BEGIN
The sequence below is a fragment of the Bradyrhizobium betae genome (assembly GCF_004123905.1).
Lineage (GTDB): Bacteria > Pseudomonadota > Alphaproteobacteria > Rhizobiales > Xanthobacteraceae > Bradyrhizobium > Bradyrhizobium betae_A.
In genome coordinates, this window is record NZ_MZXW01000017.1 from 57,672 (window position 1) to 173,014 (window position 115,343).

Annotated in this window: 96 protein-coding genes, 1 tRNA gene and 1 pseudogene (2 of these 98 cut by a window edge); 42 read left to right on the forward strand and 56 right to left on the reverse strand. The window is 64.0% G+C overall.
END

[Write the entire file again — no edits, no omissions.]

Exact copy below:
The sequence below is a fragment of the Bradyrhizobium betae genome (assembly GCF_004123905.1).
Lineage (GTDB): Bacteria > Pseudomonadota > Alphaproteobacteria > Rhizobiales > Xanthobacteraceae > Bradyrhizobium > Bradyrhizobium betae_A.
In genome coordinates, this window is record NZ_MZXW01000017.1 from 57,672 (window position 1) to 173,014 (window position 115,343).

Annotated in this window: 96 protein-coding genes, 1 tRNA gene and 1 pseudogene (2 of these 98 cut by a window edge); 42 read left to right on the forward strand and 56 right to left on the reverse strand. The window is 64.0% G+C overall.